My journey provides me relentless curiosity, a talent for rich questions, and an ability to wrangle everything into a strategic vision so that your content accomplishes big, hairy goals.
“Fran is a highly professional creative with a versatile toolbox, a visionary mind and the ability to put the two to work for an outstanding result. This is exciting!”
My Story: The Short Version
If you look at my 25 years of experience, you’ll find there are several consistent themes:
- Storytelling is key. And research is confirming what I’ve seen throughout my career: that stories help people relate to and retain any data, any directive more effectively.
- I understand the fundamental importance of strategy and making sure it is the underpinning of any content, any storytelling.
- I’m a broadly skilled communicator and I love the process of making accessible to a wide variety of people complex ideas, issues and services.
- I am very organized and I find that to stay organized and on-track with a project, I am adept at establishing and managing along the way carefully-articulated expectations.
My Story: The Longer Version
I have deep roots in Durham, NC. My Dad was born here, my Mom grew up 75 miles away in Moore County, and I’ve lived here for most of my life. I remember the sweet and acrid smell of flue cured tobacco that hung over the heart of the Bull City and permeated the bricks of the 100-year-old warehouses that employed my uncle for nearly 40 years. I thrive on Durham’s indomitable spirit of entrepreneurialism – a spirit that my Dad embodied when he started and grew two of his own businesses and based them right here. I have watched Durham grow and flourish, fade and flounder and grow again in new and surprising ways. I love every bit as much Durham’s grit as I do its new, funky vibe.
I left the humidity and the pale yellow, summer-time sky of my childhood home to attend college in South coastal Maine. I found to my surprise that the Old North State and the Pine Tree State have a lot in common – beautiful landscapes, exquisite people, an inhospitable season or two, a funky city or two. And I found at Bowdoin College a perfect fit. I dove into the realms of theater and dance, I explored history, I wrote about how the events of the day impact the arts and vice versa, and I learned how to un-tame my curiosity.
Right after I graduated from Bowdoin, I headed for DC and landed at a new enterprise known as “C-SPAN”. What a perfect first stop! I got to exercise again my curiosity, I got to contribute in a variety of ways to an organization still in its building phase, and I got a first-rate, front-row lesson in civics. It was in DC that I learned how to ask questions.
After a quick detour back to Maine to enjoy my home-away-from-home and consider my next chapter, I decided to move back to North Carolina. I found my way to a state government agency that produced what was then the state version of C-SPAN – OPEN/net. I and my colleagues at OPEN/net helped other public agencies tell their stories and get the word out about the services and issues of government.
At OPEN/net, we used a variety of media, including live, statewide cable TV call-in programs to connect with the citizens of the state. We did that Ford Foundation award-winning work creatively and typically on a razor-thin budget. I worked with Governors, members of the NC General Assembly, the State Supreme Court, NC’s Congressional delegation and members of the Cabinet and Council of State. During my almost 20 years with OPEN/net, I learned – among other things – that I have a talent for connecting with people and helping them share their stories, even in the glare of studio lights, television cameras and live, on-air caller interactions.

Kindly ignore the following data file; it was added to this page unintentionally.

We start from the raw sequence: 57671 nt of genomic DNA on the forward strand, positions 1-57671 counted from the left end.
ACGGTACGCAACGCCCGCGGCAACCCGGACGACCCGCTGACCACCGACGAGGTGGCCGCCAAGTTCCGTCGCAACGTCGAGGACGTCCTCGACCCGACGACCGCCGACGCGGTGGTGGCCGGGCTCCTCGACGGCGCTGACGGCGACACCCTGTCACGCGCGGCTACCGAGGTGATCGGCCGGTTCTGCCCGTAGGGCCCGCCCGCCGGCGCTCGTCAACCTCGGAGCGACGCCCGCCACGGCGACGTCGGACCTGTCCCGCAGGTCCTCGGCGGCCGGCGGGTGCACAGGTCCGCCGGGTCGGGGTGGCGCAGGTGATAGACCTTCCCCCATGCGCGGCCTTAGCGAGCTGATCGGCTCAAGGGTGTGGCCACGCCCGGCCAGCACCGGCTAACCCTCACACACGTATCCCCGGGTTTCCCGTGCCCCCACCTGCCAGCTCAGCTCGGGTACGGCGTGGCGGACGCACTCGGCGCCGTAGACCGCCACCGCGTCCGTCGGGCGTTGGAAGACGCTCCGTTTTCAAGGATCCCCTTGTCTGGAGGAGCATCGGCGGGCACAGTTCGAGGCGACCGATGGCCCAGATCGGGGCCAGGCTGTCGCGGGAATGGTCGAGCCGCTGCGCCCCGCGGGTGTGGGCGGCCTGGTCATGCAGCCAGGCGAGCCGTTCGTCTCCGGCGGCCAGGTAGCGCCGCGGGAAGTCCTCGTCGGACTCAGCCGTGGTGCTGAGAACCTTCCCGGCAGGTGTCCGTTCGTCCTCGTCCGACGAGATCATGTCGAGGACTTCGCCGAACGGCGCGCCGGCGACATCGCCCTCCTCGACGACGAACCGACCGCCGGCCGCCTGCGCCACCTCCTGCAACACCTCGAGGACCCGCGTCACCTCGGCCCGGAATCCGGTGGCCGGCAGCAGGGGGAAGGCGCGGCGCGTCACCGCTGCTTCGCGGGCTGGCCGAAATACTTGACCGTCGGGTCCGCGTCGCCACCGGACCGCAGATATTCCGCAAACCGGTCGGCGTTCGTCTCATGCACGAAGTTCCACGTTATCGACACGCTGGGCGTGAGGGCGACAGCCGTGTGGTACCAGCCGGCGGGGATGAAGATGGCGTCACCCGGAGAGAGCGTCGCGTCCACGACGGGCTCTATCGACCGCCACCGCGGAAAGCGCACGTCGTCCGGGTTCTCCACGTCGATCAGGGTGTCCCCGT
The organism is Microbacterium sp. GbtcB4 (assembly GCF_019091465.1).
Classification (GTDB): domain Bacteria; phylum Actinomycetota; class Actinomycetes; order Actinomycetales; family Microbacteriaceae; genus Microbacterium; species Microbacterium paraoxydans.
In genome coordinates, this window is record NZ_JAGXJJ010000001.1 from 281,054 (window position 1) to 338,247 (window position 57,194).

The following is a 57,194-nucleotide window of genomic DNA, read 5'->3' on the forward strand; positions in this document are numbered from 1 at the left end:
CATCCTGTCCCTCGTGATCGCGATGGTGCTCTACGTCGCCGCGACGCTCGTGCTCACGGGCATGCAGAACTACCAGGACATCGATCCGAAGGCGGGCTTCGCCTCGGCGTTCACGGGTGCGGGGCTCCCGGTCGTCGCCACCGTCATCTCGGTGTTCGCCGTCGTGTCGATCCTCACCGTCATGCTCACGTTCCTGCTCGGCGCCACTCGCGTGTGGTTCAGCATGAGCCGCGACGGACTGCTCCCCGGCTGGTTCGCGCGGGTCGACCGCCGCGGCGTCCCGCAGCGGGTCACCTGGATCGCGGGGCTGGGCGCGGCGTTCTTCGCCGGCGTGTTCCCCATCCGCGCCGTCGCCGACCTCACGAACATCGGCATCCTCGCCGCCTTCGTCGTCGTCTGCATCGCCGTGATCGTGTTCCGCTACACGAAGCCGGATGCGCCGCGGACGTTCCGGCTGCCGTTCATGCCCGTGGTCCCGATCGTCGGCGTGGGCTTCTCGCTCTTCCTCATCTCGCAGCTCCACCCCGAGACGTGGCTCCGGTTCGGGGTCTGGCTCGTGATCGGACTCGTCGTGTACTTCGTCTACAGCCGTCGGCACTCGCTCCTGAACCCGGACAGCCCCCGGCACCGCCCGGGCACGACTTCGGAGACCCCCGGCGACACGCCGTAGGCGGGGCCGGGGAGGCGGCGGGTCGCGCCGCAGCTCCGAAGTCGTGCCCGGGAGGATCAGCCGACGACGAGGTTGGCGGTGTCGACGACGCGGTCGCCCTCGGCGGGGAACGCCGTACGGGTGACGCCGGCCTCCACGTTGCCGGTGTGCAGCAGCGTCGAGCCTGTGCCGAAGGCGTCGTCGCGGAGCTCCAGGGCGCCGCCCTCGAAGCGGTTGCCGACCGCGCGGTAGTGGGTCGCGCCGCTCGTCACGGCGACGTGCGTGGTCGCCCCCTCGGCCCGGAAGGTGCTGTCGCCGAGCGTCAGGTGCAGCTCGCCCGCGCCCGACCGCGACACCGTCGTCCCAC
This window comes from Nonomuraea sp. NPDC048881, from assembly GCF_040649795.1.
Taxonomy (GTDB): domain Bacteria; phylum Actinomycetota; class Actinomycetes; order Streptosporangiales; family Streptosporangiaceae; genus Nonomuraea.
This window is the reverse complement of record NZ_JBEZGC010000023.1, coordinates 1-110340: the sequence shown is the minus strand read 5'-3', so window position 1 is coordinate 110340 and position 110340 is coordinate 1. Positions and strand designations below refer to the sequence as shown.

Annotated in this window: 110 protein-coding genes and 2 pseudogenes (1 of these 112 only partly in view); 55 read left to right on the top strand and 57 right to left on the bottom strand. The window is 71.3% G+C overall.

As a producer, writer and manager of OPEN/net, I also found that I have a talent for organizing people, time and data for the purpose of creating generative dialogue. Both caller and studio guest were very capable of having productive, respectful, full-bodied conversations with one another if I put everyone around the table at ease, if I set the stage with well-researched background and rich questions, and then if I got the hell out of the way. I still use that methodology when I gather people to do the important work of storytelling.
I enjoyed other important stops after my time with OPEN/net. I worked with the NC Department of Insurance to craft trainings that help citizens understand Medicare; and at a local community foundation to help manage the leadership communities there. I put to good use my capacity to learn quickly, to make information accessible, and to help people operationalize their good work.
I’m a consultant now, and this latest chapter feels different. This is the chapter where I put everything to work for the client more holistically. In this iteration, I’ve moved from transactional to collaborative, from service to servant. The client with whom I have the most success is the person who comes to me and says “Fran, I want to get all the way to there. Let’s talk about how we might do that.” Then in consideration of those big, hairy goals, I bring to bear the untamed, relentless curiosity, a coral of both the big think-y questions and the back-to-basics questions, deep, reflective listening, and a capacity to gently wrangle all that rich, messy work into a clear, strategic vision and organized plan for implementation. Then, perhaps I’ll help create some of the content needed to get to that big, hairy goal. But once my client and I arrive at that lofty accomplishment, we do so as collaborators – thought partners and servants to the goal, rather than as client and transactional service provider.
I look forward to serving your vision. Let’s talk. I can’t wait to learn more about that big, hairy goal.